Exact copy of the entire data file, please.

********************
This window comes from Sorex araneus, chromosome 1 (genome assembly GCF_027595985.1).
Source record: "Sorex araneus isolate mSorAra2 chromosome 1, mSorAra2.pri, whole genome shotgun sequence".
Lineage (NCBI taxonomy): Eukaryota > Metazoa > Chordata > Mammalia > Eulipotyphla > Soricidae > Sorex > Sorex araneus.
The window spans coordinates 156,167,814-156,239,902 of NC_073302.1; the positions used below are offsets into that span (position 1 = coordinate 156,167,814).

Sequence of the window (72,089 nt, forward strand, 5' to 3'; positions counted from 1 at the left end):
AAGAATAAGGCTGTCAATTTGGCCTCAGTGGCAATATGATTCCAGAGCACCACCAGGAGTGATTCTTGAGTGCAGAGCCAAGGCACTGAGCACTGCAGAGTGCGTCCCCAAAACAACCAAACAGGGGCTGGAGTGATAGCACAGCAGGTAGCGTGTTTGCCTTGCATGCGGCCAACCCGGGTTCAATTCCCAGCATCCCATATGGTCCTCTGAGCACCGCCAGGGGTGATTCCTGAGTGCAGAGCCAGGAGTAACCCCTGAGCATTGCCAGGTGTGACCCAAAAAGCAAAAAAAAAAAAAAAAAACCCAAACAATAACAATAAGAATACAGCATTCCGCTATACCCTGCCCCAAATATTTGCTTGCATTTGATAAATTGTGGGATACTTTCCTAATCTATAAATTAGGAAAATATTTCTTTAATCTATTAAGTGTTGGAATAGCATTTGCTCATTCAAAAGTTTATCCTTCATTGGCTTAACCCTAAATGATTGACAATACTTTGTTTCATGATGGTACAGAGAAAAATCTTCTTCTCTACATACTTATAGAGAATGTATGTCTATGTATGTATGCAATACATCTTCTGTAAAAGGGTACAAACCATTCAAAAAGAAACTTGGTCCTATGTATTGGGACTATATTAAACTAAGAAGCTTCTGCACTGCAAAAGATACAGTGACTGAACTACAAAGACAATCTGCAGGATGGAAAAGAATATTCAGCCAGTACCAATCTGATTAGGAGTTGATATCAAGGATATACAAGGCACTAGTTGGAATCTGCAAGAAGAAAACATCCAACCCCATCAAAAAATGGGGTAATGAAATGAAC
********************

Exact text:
This window comes from Sorex araneus, chromosome 1 (genome assembly GCF_027595985.1).
Source record: "Sorex araneus isolate mSorAra2 chromosome 1, mSorAra2.pri, whole genome shotgun sequence".
Lineage (NCBI taxonomy): Eukaryota > Metazoa > Chordata > Mammalia > Eulipotyphla > Soricidae > Sorex > Sorex araneus.
The window spans coordinates 156,167,814-156,239,902 of NC_073302.1; the positions used below are offsets into that span (position 1 = coordinate 156,167,814).

Sequence of the window (72,089 nt, forward strand, 5' to 3'; positions counted from 1 at the left end):
AAGAATAAGGCTGTCAATTTGGCCTCAGTGGCAATATGATTCCAGAGCACCACCAGGAGTGATTCTTGAGTGCAGAGCCAAGGCACTGAGCACTGCAGAGTGCGTCCCCAAAACAACCAAACAGGGGCTGGAGTGATAGCACAGCAGGTAGCGTGTTTGCCTTGCATGCGGCCAACCCGGGTTCAATTCCCAGCATCCCATATGGTCCTCTGAGCACCGCCAGGGGTGATTCCTGAGTGCAGAGCCAGGAGTAACCCCTGAGCATTGCCAGGTGTGACCCAAAAAGCAAAAAAAAAAAAAAAAAACCCAAACAATAACAATAAGAATACAGCATTCCGCTATACCCTGCCCCAAATATTTGCTTGCATTTGATAAATTGTGGGATACTTTCCTAATCTATAAATTAGGAAAATATTTCTTTAATCTATTAAGTGTTGGAATAGCATTTGCTCATTCAAAAGTTTATCCTTCATTGGCTTAACCCTAAATGATTGACAATACTTTGTTTCATGATGGTACAGAGAAAAATCTTCTTCTCTACATACTTATAGAGAATGTATGTCTATGTATGTATGCAATACATCTTCTGTAAAAGGGTACAAACCATTCAAAAAGAAACTTGGTCCTATGTATTGGGACTATATTAAACTAAGAAGCTTCTGCACTGCAAAAGATACAGTGACTGAACTACAAAGACAATCTGCAGGATGGAAAAGAATATTCAGCCAGTACCAATCTGATTAGGAGTTGATATCAAGGATATACAAGGCACTAGTTGGAATCTGCAAGAAGAAAACATCCAACCCCATCAAAAAATGGGGTAATGAAATGAAC